Marshawn Lynch may be pondering a return to the NFL, according to a report Thursday night from Pro Football Talk.

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Marshawn Lynch is “up in the air” about returning to football, according to a story published Thursday night by Pro Football Talk, with an eye on coming back around weeks four or five this season.

Lynch retired following the 2015 season, famously doing so by Tweeting a pair of cleats wrapped around a telephone line during the Super Bowl, then re-stating his decision rather emphatically during in an interview on 60 Minutes Sports on Showtime in June.

“I’m retired. Is that good enough?,” Lynch said. “Which camera do you want me to look into? This one? I’m done. I’m not playing football anymore.”

But PFT cites what it calls “a source with knowledge of the situation” that Lynch is pondering a return.

And in that same Showtime interview, Lynch’s agent, Doug Hendrickson, left the door slightly ajar for a comeback.

“If you could write the perfect story as far as the last year of his career if he played again, come back to Oakland,” Hendrickson said. “It makes sense, right? But the reality is he told me he’s done. Selfishly, I’d love for him to play another year or two to make sure he’s cemented in the Hall of Fame.”

That a possible Lynch return is now being leaked before the next nationally televised football game didn’t escape notice.

Lynch returning, though, isn’t as simple as him just taking the cleats off the telephone line and putting them back on his feet, though.

The Seahawks placed Lynch on the reserve/retired list in May, meaning the team still holds his rights — he had two years remaining on his contract when he retired. That means the Seahawks could either bring Lynch back, trade him or release him.

The Seahawks seem set at tailback with Thomas Rawls and Christine Michael and by all indications have not been counting on a Lynch return at any point with it viewed as uncertain, at best, if they would welcome him back. A league source said Lynch has not told the Seahawks anything about returning.

A trade might be difficult given Lynch’s $11.5 million salary cap hit in 2016 — as PFT reports, the prorated amount of his $9 million salary would hit the team’s salary cap if he were reinstated to an active roster (the Seahawks have a dead cap number of $5 million for Lynch for this season to account for the bonus when he signed his contract in 2015).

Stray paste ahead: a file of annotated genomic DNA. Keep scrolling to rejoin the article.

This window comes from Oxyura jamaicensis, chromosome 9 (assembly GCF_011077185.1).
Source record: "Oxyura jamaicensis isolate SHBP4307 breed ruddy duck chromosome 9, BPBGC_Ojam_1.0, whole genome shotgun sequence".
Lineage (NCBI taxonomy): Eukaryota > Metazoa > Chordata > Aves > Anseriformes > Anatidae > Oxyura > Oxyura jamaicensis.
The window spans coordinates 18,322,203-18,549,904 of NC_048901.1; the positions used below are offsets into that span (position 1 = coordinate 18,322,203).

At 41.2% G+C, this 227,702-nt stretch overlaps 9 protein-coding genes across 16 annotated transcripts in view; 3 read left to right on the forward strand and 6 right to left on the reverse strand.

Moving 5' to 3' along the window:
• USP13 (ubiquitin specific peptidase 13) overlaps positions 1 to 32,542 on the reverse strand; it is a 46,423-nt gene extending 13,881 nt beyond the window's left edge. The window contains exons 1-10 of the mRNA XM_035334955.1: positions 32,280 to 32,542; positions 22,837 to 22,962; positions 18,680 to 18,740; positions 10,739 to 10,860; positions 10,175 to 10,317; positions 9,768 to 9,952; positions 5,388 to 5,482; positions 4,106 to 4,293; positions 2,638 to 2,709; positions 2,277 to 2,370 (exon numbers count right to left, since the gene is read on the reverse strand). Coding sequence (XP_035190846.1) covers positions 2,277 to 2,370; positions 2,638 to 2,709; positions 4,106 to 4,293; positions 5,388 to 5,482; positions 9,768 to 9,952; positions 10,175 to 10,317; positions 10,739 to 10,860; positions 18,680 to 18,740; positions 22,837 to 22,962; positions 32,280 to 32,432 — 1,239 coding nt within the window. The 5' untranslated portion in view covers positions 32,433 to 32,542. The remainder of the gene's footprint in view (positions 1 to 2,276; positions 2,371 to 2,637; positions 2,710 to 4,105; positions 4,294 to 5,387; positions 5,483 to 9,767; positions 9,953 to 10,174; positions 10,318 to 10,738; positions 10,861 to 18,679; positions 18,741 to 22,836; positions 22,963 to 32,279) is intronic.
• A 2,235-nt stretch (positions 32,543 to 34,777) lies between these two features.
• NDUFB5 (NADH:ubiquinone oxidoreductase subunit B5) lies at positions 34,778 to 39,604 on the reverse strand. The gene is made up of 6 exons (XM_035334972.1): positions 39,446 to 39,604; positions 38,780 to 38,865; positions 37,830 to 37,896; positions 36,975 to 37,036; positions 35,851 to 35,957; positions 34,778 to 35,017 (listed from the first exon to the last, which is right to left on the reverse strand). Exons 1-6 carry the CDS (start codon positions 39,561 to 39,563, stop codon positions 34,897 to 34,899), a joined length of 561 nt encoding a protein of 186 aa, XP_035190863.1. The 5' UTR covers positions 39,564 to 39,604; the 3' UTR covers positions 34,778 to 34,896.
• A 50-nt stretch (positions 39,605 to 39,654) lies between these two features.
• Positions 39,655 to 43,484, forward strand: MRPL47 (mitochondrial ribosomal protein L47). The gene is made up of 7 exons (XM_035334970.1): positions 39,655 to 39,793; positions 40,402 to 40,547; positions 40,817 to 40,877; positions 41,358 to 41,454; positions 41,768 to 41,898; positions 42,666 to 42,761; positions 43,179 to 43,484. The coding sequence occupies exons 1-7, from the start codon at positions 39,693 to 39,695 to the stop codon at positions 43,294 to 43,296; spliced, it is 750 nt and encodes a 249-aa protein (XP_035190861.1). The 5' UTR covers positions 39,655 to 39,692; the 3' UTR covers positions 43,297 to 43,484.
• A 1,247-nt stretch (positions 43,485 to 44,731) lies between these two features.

If he were released before the trade deadline in week eight, then Lynch would become a free agent, clear to sign with any team (which might be why the report says he would be eying a return in weeks four or five). Or, as PFT notes, if he were to be released after the week eight trade deadline he would be subject to waivers and could be claimed by any team.

Lynch turned 30 on April 22. He is fourth on Seattle’s all-time rushing list with 6,347 yards and second in rushing touchdowns with 57.

However, he battled significant injuries for the first time in his career last season, missing seven games after having a sports hernia surgery, and finished with a career-low 417 yards on 111 carries, 3.8 yards per attempt (all of which would leave some to wonder how physically ready he would be for a return to football).

Lynch grew up in Oakland and has lived there since retiring, including opening up a clothing store in downtown that was just a couple of blocks from the hotel where the Seahawks stayed last week for a preseason game against the Raiders — Lynch met up with several Seahawks players and coaches who visited the store.

Hendrickson mentioning Oakland seemed to confirm long-held rumors that if Lynch were to play somewhere other than Seattle he would like to do so for the Raiders.

Seahawks general manager John Schneider and Oakland general manager Reggie McKenzie are close friends dating to days working together in the front office of the Green Bay Packers.

The Seahawks have a bye after their fourth game, on Oct. 2 against the New York Jets before resuming action against Atlanta on Oct. 16.